Dublin’s status as one of the Euro 2020 finals hosts has been thrown into doubt after the Football Association of Ireland was unable to provide assurances on minimum spectator levels.
The Aviva Stadium is due to stage three Group E games involving Slovakia, Poland and Sweden, and a last-16 tie.
However, the FAI, on the advice of the Irish Government, has informed governing body UEFA that it cannot provide an answer on fan numbers as it continues to deal with the coronavirus pandemic.
A statement said: “The Football Association of Ireland, on advice and guidance from the Government, has today notified UEFA that owing to the COVID-19 pandemic, it is not in a position at this point to provide assurances on minimum spectator levels at the UEFA EURO 2020 matches due to be held in Dublin in June.
“In so doing, we have advised UEFA that the matter will be kept under review and that the Dublin LOS team, including Government, will continue to discuss all issues with UEFA on an ongoing basis.
“All partners of the Local Organising Structure – Government, the FAI, Aviva Stadium and Dublin City Council – recognise the challenges presented by spectator attendance at Aviva Stadium for the scheduled hosting of four matches at EURO 2020 this summer and that public health issues are the most important consideration in the organisation of the project.”
The news came as the 12 host cities were asked to provide proposals on spectator numbers by Wednesday.
FAI chief executive Jonathan Hill said: “We have made our submission to UEFA today and now await their response once submissions from all 12 host cities have been received and considered.”
Meanwhile the Spanish FA, the Real Federacion Espanola de Futbol, has indicated the games due to be played in Bilbao may have to take place behind closed doors after claiming the conditions imposed by the Basque Government are “impossible” to fulfil.
A RFEF statement read: “The requirement to have 60 per cent of the population vaccinated in the Basque Country and the rest of Spain before June 14, or a figure that does not exceed two per cent of the beds of the UCIS occupied by COVID [patients] by the date of the matches, they are impossible objectives to fulfil and will end, therefore, in the absence of public.”
The PA news agency understands that UEFA will allow host cities, including Dublin, London and Glasgow, to upscale plans for supporters to attend matches should conditions around the pandemic improve.
The UK Government has announced plans for a number of test events – including a 21,000 crowd for the FA Cup final on May 15 – with a view to having Wembley full for at least some European Championship games.
Wembley will see England open their Group D campaign against Croatia on June 13, before then welcoming Scotland on June 18 followed by the Czech Republic.
The national stadium is also set to host one last-16 game as well as both the semi-finals and then final on July 11.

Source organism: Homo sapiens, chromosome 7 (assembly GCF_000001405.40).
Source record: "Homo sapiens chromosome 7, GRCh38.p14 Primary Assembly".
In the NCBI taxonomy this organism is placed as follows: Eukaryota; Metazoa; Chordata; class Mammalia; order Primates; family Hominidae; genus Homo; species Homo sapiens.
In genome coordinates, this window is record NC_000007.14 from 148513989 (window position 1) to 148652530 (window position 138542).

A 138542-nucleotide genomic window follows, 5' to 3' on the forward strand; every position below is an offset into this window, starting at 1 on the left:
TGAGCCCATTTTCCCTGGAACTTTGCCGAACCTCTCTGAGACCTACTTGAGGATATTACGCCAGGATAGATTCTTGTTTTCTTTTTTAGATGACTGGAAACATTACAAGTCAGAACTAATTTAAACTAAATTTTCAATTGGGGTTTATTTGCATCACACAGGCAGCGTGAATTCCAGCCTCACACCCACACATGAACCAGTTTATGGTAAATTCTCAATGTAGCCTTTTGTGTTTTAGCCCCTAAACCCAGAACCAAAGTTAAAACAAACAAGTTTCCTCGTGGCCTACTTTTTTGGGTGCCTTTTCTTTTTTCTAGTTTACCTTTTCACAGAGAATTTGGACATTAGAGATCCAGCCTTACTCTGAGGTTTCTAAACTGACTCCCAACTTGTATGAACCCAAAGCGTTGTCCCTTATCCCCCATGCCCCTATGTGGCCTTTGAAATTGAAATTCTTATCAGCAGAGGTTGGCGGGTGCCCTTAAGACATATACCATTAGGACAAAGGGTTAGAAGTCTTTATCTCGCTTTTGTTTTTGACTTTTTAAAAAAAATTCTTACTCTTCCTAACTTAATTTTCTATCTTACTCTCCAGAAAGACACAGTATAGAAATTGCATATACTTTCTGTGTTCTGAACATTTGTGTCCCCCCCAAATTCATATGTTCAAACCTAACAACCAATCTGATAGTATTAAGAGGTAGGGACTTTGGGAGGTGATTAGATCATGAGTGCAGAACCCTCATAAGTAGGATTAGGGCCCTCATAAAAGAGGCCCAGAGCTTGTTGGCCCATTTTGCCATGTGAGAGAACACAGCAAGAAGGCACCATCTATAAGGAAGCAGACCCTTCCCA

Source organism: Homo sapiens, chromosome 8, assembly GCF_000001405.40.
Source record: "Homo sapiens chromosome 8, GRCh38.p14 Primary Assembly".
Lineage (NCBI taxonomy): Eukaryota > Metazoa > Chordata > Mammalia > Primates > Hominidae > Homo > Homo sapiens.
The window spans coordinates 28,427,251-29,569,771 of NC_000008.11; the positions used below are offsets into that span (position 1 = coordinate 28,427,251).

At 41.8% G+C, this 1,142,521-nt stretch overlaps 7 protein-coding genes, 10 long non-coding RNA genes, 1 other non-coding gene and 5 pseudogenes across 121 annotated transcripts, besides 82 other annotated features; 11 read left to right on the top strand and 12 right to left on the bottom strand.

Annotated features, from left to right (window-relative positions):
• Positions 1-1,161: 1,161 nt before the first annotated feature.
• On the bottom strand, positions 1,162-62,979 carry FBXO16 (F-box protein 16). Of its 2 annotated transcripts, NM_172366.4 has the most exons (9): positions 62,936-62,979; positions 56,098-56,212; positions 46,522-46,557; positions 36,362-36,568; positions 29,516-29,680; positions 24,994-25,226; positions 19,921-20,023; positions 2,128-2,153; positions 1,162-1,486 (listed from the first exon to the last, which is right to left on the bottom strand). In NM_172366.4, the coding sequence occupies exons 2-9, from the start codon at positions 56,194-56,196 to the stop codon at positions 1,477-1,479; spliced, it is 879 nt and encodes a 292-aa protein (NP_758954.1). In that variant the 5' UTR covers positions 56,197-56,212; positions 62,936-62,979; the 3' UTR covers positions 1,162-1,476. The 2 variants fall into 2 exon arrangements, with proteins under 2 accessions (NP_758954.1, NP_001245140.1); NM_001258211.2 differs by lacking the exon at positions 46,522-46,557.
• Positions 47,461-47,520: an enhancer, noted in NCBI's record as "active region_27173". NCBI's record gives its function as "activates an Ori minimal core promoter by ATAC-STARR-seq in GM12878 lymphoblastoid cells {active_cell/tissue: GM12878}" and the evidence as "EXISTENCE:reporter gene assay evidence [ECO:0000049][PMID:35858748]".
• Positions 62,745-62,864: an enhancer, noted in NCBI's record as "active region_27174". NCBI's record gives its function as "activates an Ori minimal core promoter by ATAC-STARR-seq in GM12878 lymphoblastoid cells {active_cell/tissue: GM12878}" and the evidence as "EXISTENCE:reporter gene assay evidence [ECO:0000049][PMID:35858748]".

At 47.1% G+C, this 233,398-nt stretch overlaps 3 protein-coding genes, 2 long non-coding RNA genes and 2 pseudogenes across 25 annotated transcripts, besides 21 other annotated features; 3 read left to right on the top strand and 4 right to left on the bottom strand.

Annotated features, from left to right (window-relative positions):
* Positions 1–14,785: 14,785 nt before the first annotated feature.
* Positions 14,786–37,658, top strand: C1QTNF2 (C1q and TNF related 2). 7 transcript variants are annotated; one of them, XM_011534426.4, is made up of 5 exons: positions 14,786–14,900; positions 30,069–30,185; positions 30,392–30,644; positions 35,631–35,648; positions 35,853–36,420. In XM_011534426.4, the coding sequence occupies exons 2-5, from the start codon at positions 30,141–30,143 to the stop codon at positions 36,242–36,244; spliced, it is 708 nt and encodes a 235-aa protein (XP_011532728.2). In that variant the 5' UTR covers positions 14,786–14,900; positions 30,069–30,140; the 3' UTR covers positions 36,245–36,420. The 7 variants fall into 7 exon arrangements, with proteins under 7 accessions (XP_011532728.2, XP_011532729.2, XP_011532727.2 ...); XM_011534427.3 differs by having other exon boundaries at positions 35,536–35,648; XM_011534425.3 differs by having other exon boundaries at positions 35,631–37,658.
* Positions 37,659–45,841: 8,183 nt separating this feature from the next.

Hampden Park will see crowds of around 12,000 for its four fixtures – Scotland’s Group D fixtures against the Czech Republic and Croatia, who will also meet in Glasgow, and a last-16 match – after the Scottish Government approved plans for 25 per cent occupancy.
A statement from the Scottish FA and Glasgow Life said: “We are delighted that the Scottish Government has given approval to allow spectators up to 25 per cent of the stadium capacity (approximately 12,000 – based on the UEFA Euro 2020 venue overlay and seating configuration) for each of the four games to be staged at Hampden Park.
“Naturally, this will be subject to continued progress with reducing the prevalence of the virus and the roll-out of the vaccination programme.”
The Romanian Government too has confirmed it has approved plans to house 13,000 spectators at the National Arena in Bucharest.
Minister for youth and sport Eduard Novak said in a post on his Facebook account: “We have the historical chance to be part of a large sporting event and to demonstrate that we can honour our obligations to the highest standards of organization and health safety.”
The Italian Football Federation said it had been told by the government that Rome’s Stadio Olimpico would be able to welcome spectators.
Following the submissions, a meeting will be held on Thursday of the EURO Steering Group, which consists of the 12 national associations and UEFA.
PA understands once hosts have submitted the scenarios, they will be allowed to come back to UEFA before April 28 with an increased view on how many supporters they could accommodate.
The governing body is understood not to be pushing the deadline back as such, but rather allowing venues to upscale if conditions around the coronavirus pandemic get better in the coming weeks.
Ahead of Wednesday’s deadline, it was confirmed the Johan Cruyff ArenA in Amsterdam would see at least 12,000 supporters attend under current proposals.
The Royal Netherlands Football Association (KNVB) said this was based “on the assumption that at least 25 per cent of the stadium’s net capacity will be feasible”.
The KNVB added that all fans wanting to attend would “have to comply with the security protocols in place at the time and will only be granted access after presenting a negative test result”.
Plans are also in place to see what increases to capacity might be feasible at later stages.
Amsterdam is set to host Group C games between Holland and Ukraine on June 13, as well as when the Dutch play Austria and North Macedonia, with a round-of-16 tie also scheduled on June 26.
Elsewhere, at least 11,000 supporters are expected to be able to attend the four Euro 2020 games in the Danish capital Copenhagen.
There could also be up to 50 per cent capacity at matches in St Petersburg, Russia which will host one of the quarter-finals as well as group matches.